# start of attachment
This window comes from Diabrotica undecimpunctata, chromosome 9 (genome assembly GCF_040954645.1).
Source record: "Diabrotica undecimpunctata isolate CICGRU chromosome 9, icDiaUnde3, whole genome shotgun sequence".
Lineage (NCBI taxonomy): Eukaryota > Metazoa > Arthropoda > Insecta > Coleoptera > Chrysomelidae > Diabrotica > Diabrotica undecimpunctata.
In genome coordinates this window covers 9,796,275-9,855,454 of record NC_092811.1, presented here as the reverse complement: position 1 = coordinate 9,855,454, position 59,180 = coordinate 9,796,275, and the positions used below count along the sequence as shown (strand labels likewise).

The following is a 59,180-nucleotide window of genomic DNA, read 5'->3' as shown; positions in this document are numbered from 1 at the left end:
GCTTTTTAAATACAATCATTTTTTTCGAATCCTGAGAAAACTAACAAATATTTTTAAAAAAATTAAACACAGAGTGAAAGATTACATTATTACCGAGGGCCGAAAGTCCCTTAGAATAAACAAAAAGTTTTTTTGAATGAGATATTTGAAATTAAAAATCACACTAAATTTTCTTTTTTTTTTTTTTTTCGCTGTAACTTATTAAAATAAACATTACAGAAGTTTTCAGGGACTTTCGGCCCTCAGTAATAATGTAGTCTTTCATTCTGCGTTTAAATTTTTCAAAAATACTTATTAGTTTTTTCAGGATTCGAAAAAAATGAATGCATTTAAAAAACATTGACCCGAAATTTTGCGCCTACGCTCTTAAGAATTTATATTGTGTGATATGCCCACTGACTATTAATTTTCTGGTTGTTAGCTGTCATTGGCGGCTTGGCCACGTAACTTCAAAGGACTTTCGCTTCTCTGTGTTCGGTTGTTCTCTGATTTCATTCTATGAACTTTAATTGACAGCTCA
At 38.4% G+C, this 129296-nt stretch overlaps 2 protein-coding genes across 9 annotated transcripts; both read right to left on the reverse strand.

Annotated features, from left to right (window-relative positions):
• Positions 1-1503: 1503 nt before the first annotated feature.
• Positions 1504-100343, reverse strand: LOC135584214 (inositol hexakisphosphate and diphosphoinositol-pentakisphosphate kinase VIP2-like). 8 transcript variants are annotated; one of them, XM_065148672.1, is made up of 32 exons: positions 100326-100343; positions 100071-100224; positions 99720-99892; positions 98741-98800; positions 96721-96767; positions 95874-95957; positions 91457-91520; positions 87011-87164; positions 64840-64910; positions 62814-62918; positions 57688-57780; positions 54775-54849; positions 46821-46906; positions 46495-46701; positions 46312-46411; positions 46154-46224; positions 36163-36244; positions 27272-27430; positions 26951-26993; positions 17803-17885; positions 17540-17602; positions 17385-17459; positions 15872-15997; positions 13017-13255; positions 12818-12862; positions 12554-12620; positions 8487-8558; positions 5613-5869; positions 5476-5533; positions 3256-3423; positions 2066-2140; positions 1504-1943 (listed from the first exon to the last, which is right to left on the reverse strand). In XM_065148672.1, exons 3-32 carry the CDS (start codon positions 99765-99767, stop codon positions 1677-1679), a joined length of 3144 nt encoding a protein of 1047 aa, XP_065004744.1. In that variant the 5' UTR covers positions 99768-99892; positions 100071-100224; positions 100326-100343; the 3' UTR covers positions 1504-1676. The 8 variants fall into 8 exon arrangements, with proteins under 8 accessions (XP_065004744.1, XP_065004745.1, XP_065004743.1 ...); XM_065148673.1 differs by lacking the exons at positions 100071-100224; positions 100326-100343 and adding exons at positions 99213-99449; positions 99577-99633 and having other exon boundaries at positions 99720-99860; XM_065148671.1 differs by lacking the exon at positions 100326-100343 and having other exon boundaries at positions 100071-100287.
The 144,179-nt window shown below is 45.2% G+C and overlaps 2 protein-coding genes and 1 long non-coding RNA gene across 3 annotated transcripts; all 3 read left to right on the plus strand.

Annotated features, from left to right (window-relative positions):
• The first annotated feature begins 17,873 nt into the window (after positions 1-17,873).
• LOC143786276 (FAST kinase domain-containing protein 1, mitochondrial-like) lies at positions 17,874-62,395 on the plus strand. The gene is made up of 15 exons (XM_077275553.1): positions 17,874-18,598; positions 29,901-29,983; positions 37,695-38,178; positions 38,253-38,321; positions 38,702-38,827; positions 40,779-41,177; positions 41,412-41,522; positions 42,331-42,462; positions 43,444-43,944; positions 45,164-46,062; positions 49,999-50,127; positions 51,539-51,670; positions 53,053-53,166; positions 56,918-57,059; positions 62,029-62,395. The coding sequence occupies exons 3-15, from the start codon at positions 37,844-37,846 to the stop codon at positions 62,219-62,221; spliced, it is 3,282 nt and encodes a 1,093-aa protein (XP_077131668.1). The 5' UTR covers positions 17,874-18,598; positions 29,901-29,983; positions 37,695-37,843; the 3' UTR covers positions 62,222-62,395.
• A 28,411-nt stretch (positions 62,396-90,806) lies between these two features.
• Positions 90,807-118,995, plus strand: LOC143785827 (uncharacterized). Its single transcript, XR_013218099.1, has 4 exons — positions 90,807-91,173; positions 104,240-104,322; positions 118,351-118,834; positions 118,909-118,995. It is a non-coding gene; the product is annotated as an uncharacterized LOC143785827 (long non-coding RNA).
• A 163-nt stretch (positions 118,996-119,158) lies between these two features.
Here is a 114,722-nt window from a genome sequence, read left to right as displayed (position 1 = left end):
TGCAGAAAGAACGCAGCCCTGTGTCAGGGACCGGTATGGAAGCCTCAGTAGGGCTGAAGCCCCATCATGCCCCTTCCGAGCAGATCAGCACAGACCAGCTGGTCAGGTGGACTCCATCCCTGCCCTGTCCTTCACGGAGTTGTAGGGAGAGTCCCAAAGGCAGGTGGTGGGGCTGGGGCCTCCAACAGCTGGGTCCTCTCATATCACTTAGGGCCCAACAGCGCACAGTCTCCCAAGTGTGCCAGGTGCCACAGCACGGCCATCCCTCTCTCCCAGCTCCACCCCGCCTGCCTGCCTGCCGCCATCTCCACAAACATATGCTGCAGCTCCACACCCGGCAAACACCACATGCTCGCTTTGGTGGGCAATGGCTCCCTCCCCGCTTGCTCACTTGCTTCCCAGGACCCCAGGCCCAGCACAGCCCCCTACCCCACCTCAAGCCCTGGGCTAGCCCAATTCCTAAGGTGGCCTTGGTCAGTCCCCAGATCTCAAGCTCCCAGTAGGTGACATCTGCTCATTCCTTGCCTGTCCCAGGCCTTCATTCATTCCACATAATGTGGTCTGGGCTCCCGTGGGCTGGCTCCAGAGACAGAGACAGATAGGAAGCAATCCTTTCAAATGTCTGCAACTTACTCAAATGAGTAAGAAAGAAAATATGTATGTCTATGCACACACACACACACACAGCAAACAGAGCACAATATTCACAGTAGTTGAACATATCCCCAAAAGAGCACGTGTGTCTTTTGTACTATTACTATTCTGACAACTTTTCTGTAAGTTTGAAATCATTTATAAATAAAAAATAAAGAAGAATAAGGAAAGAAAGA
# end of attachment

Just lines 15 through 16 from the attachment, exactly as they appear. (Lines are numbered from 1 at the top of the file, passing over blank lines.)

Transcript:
• A 28,411-nt stretch (positions 62,396-90,806) lies between these two features.
• Positions 90,807-118,995, plus strand: LOC143785827 (uncharacterized). Its single transcript, XR_013218099.1, has 4 exons — positions 90,807-91,173; positions 104,240-104,322; positions 118,351-118,834; positions 118,909-118,995. It is a non-coding gene; the product is annotated as an uncharacterized LOC143785827 (long non-coding RNA).